The Fray

The Fray

A Chapter by Cherrie Palmer

Mary and our closest neighbors have been at odds with each other nine years.  I like to call it ‘the battle of the rock.’ I cannot throw my hat in the ring with this war, because I like those neighbors, even if they raid our garden, and trample her petunias. She built her raised garden around an impressive red rock that she turned into a sun dial, and the tribe claims, 'squatters rights;' daily. 


I snap off a few more pictures of an impressive ram with a black coat, his ears and nose tipped white. The brut faces me broadcasting wide set horns that flare and arch all the way back, only to complete the rotation by spiraling upward once more. I close the shutter.


Then, yell at the trip, “stay out of the turnips,” my laughter fell into the basin, silence returned, and I smiled. Remembering how Mary ran him out the garden with a water hose. 



I zoomed the lens of my Nikon to take a picture of five vultures riding a thermal straddling an island of clouds and growing smaller with each rotation.  I adjust my Glock 19 that is digging in my hip to remove my cell phone that just dinged. There is not much phone service up here but given enough time a text will find you.  I checked my message it is Ted. My oldest friend, deputy, and all-around good guy. He lives a few miles away. Well country miles, by vehicle 14, but on Nell a 15-hand trail horse only 10. I guess he wanted to join me for a trail ride.



[meet me at Mel’s his grandson is missing!]

[Jimmy, 3, snoopy pj’s, no shoes!]



Playtime just ended, I stuffed the camera in my shirt and hit the speed-dial, no good. So, I texted him back and hoped it landed.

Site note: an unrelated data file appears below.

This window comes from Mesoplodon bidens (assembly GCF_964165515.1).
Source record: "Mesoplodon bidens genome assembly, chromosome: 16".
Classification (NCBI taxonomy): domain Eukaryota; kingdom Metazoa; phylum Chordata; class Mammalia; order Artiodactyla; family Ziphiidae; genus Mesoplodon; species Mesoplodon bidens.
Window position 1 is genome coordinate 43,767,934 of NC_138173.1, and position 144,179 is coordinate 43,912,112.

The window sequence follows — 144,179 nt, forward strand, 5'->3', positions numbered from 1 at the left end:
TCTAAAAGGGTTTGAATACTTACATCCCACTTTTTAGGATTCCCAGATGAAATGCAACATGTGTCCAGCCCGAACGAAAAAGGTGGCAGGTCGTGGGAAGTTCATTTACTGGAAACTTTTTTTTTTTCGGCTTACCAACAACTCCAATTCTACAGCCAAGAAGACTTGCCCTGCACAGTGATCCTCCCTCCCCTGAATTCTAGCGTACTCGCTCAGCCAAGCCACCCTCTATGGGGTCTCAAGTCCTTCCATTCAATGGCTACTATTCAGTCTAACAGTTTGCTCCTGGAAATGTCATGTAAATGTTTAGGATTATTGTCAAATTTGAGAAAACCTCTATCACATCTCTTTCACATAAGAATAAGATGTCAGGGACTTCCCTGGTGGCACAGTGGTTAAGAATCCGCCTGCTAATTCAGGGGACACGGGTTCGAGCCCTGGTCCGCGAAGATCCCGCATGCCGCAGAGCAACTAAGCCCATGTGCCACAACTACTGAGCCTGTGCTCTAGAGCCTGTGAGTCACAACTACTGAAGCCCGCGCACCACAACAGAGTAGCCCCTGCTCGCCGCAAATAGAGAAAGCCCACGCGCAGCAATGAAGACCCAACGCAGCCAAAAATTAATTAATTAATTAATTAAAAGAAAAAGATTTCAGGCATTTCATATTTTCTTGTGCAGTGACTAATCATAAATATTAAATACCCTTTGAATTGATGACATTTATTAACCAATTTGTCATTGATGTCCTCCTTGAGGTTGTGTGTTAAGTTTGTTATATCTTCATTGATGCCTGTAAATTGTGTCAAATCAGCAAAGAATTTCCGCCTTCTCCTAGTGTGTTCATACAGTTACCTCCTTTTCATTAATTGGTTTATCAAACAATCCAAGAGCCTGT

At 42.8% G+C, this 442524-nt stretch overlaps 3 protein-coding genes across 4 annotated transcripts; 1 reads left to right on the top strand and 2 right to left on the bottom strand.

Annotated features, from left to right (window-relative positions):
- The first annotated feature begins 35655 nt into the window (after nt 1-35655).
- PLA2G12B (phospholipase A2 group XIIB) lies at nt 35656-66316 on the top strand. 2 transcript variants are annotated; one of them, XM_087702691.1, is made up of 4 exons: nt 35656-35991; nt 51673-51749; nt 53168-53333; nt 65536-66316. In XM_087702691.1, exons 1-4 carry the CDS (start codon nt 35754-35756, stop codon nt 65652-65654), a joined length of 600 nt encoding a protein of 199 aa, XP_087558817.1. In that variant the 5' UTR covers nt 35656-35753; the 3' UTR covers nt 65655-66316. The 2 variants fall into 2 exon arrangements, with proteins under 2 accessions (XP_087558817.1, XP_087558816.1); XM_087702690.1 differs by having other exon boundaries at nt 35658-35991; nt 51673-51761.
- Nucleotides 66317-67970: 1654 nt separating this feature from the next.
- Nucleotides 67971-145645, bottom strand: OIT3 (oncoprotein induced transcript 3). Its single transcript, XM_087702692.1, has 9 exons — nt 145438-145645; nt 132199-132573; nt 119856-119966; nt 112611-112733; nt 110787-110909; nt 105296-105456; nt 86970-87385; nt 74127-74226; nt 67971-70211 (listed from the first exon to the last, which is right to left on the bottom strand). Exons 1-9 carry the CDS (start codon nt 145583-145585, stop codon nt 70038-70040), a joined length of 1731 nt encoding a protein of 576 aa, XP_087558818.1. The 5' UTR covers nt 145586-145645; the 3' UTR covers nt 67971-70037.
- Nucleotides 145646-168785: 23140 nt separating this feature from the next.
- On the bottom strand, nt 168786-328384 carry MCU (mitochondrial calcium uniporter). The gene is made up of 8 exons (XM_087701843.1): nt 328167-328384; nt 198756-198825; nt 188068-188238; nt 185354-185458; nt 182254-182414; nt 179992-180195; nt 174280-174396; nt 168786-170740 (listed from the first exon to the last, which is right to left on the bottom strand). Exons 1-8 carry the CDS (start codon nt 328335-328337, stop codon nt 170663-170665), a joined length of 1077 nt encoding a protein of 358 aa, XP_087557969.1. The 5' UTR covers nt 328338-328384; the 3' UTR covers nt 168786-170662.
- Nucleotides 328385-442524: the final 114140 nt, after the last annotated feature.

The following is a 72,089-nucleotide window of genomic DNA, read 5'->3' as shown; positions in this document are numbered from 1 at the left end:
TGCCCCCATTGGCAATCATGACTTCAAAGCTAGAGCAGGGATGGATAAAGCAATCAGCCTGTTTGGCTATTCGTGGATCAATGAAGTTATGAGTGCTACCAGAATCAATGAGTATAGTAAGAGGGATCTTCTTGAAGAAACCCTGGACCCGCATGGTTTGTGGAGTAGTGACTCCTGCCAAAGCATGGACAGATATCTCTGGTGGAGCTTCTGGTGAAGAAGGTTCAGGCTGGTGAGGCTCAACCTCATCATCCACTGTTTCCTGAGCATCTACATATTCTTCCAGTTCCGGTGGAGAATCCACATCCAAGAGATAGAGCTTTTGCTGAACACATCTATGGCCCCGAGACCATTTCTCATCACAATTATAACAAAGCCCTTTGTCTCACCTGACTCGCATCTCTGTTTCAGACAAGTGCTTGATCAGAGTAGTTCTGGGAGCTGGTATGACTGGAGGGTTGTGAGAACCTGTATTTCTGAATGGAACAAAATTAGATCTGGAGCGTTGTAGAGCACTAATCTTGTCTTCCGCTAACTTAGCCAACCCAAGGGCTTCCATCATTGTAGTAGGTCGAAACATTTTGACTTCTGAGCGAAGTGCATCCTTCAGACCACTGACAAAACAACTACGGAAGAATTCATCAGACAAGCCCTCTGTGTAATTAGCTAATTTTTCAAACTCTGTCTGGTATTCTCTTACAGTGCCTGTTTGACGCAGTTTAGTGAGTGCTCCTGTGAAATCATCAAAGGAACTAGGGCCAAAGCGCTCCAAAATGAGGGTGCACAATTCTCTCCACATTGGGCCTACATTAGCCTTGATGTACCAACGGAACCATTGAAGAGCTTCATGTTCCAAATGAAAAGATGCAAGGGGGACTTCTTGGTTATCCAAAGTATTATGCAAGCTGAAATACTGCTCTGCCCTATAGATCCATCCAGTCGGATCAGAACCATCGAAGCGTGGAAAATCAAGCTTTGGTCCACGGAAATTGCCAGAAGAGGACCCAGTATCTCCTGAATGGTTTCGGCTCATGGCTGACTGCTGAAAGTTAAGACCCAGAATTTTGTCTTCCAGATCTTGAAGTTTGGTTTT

[on Cracker be there in 15- call Mary so she can start calling all the neighbors]



I gave Cracker his head and a firm tap to his ribs and we blazed a path working our way to Mel Morrisons. He jumped a log then the gully and we started the ascent to Mel’s cabin. I could hear the frantic voice of Betty Morrison.



“Jim," fear carried her words down the trail for all to hear, but no reply greeted her. "Jimmie,  baby-honey,  answer granny!”



The trailing sound of her voice stopped. For several moments I heard nothing. Then running. Aloud crashing of leaves as she called for Mel, screaming his name. Up ahead the brush was too thick for my horse. I tied him off, yanked my rifle from its scabbard and started to run. My knee protested with every stride, but I have had lots of practice ignoring that old complaint, and pushed harder. I now heard Mel calling out to her.



“Betty!” Mel yelled.



“Hurry! Bring the gun! Hurry!”



As I cleared the thicket, I saw Betty charging a cougar with a big stick. The boy laid crumpled on the ground motionless. So, I tuned my attention on Betty and the cat.

 



“Betty, No!”  Mel yelled, as he busted over the horizon at a dead run, but she could not hear him. Her mind, will and emotions tethered to the cat. Her screams filled the thicket, hyped on adrenalin I could not make out her words. 


For now all I could do was watch her stab at the cat with the stick, while I looked for an opening. 

She stood between me and the animal, I did not have a clear shot. I looked to Mel and couldn’t tell if he had a clean lane either.



The cat charged in fast quick bursts. It slapped its front paws in the dirt with each progression, teeth bared, and ears pinned. The cat reared up on hind legs lunging forward, and slashed her arm. Betty screamed out but held her ground standing over her grandson. Before the cat could do another thing, Shiner leapt on the beast and the two were a huge ball of hissing, biting, and  flying fur.